Smile: The Story of a Face by Sarah Ruhl

“Ten years ago, my smile walked off my face, and wandered out in the world. This is the story of my asking it to come back.”

Sarah Ruhl is a lauded New York City playwright (Eurydice et al.). These warm and beautifully observed autobiographical essays stem from the birth of her twins and the slow-burning medical crises that followed. Shortly after the delivery, she developed Bell’s palsy, a partial paralysis of the face that usually resolves itself within six months but in rare cases doesn’t go away, and later discovered that she had celiac disease and Hashimoto’s disease, two autoimmune disorders. Having a lopsided face, grimacing and squinting when she tried to show expression on her paralyzed side – she knew this was a minor problem in the grand scheme of things, yet it provoked thorny questions about to what extent the body equates to our identity:

Can one experience joy when one cannot express joy on one’s face? Does the smile itself create the happiness? Or does happiness create the smile?

As (pretty much) always, I prefer the U.S. cover.

Women are accustomed to men cajoling them into a smile, but now she couldn’t comply even had she wanted to. Ruhl looks into the psychology and neurology of facial expressions, such as the Duchenne smile, but keeps coming back to her own experience: marriage to Tony, a child psychiatrist; mothering Anna and twins William and Hope; teaching and writing and putting on plays; and seeking alternative as well as traditional treatments (acupuncture and Buddhist meditation versus physical therapy; she rejected Botox and experimental surgery) for the Bell’s palsy. By the end of the book she’s achieved about a 70% recovery, but it did take a decade. “A woman slowly gets better. What kind of story is that?” she wryly asks. The answer is: a realistic one. We’re all too cynical these days to believe in miracle cures. But a story of graceful persistence, of setbacks alternating with advances? That’s relatable.

The playwright’s skills are abundantly evident here: strong dialogue and scenes; a clear sense of time, such that flashbacks to earlier life, including childhood, are interlaced naturally; a mixture of exposition and forceful one-liners. She is also brave to include lots of black-and-white family photographs that illustrate the before and after. While reading I often thought of Lucy Grealy’s Autobiography of a Face and Terri Tate’s A Crooked Smile, which are both about life with facial deformity after cancer surgery. I’d also recommend this to readers of Flesh & Blood by N. West Moss, one of my 2021 favourites, and Anne Lamott’s essays on facing everyday life with wit and spiritual wisdom.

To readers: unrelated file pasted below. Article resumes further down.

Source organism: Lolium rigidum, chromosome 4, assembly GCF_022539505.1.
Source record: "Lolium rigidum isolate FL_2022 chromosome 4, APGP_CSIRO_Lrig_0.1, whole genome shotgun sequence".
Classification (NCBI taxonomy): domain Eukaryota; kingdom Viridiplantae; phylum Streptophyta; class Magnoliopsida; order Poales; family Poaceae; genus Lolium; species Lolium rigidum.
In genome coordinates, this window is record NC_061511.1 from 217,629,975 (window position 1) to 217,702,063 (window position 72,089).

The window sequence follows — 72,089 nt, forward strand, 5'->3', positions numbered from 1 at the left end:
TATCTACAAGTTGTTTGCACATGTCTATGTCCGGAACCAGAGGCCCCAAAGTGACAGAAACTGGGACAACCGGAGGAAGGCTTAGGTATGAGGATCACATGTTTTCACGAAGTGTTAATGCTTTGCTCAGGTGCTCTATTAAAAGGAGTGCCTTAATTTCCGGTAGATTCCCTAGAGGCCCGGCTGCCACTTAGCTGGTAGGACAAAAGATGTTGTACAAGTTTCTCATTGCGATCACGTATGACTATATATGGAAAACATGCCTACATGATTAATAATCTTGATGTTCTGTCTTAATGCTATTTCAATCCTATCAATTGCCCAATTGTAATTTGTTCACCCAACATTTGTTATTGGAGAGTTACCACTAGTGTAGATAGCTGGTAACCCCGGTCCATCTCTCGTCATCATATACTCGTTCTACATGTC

More lines I loved:

imperfection is a portal. Whereas perfection and symmetry create distance. Our culture values perfect pictures of ourselves, mirage, over and above authentic connection. But we meet one another through the imperfect particular of our bodies.

Lucky the laugh lines and the smile lines especially: they signify mobility, duration, and joy.

My rating:


With thanks to Bodley Head for the free copy for review.


14 responses

  1. This sounds fascinating! I’d heard of Ruhl as a playwright but not this memoir, which I will definitely try to get a hold of.

    Liked by 1 person

    1. It’s such a lovely read, Cathy, and you will find things to relate to in raising twins as well. I’m not up to speed on the theatre world, but her other books sound good too — letters and essay collections.

      Liked by 1 person

  2. What starkly different covers: I feel as though they are targeting two completely different sets of readers! Stories like this are so interesting, thinking about how adaptable people are (and, sometimes, aren’t). Also, I feel like every memory I have of a man cajoling me to smile is filed in a very particular corner of my mind!

    Liked by 1 person

    1. I like that the U.S. cover brings to mind the comedy/tragedy theatre masks — very appropriate for her story.


  3. Sounds like one I’d enjoy. Will seek it out.

    Liked by 1 person

    1. The medical, grief, and parenting themes should be right up your street.

      Liked by 1 person

  4. That sounds fascinating, and the pressure to heal quickly is interesting, another way people are asked to conform, like women smiling.

    Liked by 1 person

    1. My parents have both had Bell’s palsy, thankfully only temporarily. I think it is harder for women, who are sure to get accused of resting bitch face…


  5. Love the title. Love that first quote. And love the sound of the whole thing.

    Liked by 1 person

    1. Hurrah, glad I could entice you. I wonder if it’s readily available in Canada?

      Liked by 1 person

      1. It’s at my library! 🙂


  6. […] read Ruhl’s memoir Smile, I recognized the contours of her life and the members of her family. In early poems, cooking and […]


  7. […] Poems in Quarantine by Sarah Ruhl: Having read Ruhl’s memoir Smile, I recognized the contours of her life and the members of her family. Cooking and laundry recur: […]


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